In contrast, the Pilot Sport 5, although comes with its larger tread voids, features more effective variable pitch technology.

This tech basically changes the geometry of the tread, form one rib to another, and it causes the air particles striking them to create different sound waves, (of variable frequencies).

And so those variations in tones don’t allow noise to amplify.

But since the tire has a stiffer tread compound, its not able to soak up the bumps very nicely, whereas its counterpart diminishes the imperfections of the road in a better way.

So overall, you can say, its a win for Hankook.

Tread Durability

The durability of tread is contingent on three pivotal factors: rolling resistance, tread depth, and composition. Why? Well, because a tire with deeper tread will wear down more slowly, and a tougher composition will also slow down the rate of rubber deterioration, as it would be more resistant of burning.

Given these considerations, it’s clear why the Pilot 5 provides longer tread life, even though the tire pushes its tread more against the ground, with its relatively larger weight.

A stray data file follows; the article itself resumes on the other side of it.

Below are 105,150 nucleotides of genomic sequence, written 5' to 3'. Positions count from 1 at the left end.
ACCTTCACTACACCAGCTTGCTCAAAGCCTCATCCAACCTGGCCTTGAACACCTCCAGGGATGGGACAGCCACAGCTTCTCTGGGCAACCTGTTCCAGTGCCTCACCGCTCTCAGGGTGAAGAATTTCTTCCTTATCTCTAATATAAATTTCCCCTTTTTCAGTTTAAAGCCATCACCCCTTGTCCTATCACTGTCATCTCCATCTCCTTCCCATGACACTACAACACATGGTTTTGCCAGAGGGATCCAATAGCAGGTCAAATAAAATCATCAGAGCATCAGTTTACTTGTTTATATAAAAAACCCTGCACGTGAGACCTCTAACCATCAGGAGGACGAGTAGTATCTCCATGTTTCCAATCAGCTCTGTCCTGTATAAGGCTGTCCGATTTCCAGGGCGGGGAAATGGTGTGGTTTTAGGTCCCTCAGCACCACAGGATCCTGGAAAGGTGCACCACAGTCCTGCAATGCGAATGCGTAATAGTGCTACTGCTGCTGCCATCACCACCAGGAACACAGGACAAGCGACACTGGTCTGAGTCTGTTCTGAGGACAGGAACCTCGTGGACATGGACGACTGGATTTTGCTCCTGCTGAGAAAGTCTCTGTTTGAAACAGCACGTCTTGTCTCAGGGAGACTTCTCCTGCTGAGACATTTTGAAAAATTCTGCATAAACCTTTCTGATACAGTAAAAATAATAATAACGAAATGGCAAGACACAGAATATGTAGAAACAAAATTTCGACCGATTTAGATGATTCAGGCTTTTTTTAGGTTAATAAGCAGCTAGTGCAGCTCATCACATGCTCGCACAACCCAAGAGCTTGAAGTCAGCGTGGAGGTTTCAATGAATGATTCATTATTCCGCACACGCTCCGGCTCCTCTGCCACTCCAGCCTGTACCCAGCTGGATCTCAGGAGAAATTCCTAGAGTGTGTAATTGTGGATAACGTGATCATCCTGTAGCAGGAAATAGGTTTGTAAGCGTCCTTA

So why its better?

The answer lies in the differences in tread rubber compound and design.

Unlike the Ion EVO, the Pilot Sport 5 offers a harder rubber, and a greater tread depth. So it takes longer to be worn down to replacement levels.

So overall tread life is superior on Michelin Pilot Sport 5.

Final Thoughts

After a comprehensive examination of these summer tires, we can derive some conclusions.

The Hankook iON evo excels in dry braking, whereas its counterpart does better in the handling department.

Similarly, in wet conditions, the Hankook offers better wet grip, and handling, but the Pilot 5 offers greater hydroplaning resistance.

For fuel and tread life, the Michelin is again taking the lead, though the difference here is negligible.

Both tires are almost neck to neck, when it comes to noise, but overall comfort award still goes to ION EVo.